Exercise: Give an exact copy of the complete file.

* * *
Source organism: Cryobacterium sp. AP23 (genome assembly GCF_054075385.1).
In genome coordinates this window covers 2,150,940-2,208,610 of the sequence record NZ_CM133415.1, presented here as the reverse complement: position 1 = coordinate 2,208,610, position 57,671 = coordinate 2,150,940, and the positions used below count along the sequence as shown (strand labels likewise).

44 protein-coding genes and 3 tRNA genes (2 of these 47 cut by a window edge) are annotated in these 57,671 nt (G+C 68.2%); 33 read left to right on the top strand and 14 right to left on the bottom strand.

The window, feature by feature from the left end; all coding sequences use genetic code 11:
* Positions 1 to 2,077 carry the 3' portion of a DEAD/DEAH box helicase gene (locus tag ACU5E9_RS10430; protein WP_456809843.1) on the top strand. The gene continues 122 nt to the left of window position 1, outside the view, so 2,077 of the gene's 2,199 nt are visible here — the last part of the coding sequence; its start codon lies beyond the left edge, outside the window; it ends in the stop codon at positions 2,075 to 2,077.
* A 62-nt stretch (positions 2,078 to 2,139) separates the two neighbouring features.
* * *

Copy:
Source organism: Cryobacterium sp. AP23 (genome assembly GCF_054075385.1).
In genome coordinates this window covers 2,150,940-2,208,610 of the sequence record NZ_CM133415.1, presented here as the reverse complement: position 1 = coordinate 2,208,610, position 57,671 = coordinate 2,150,940, and the positions used below count along the sequence as shown (strand labels likewise).

44 protein-coding genes and 3 tRNA genes (2 of these 47 cut by a window edge) are annotated in these 57,671 nt (G+C 68.2%); 33 read left to right on the top strand and 14 right to left on the bottom strand.

The window, feature by feature from the left end; all coding sequences use genetic code 11:
* Positions 1 to 2,077 carry the 3' portion of a DEAD/DEAH box helicase gene (locus tag ACU5E9_RS10430; protein WP_456809843.1) on the top strand. The gene continues 122 nt to the left of window position 1, outside the view, so 2,077 of the gene's 2,199 nt are visible here — the last part of the coding sequence; its start codon lies beyond the left edge, outside the window; it ends in the stop codon at positions 2,075 to 2,077.
* A 62-nt stretch (positions 2,078 to 2,139) separates the two neighbouring features.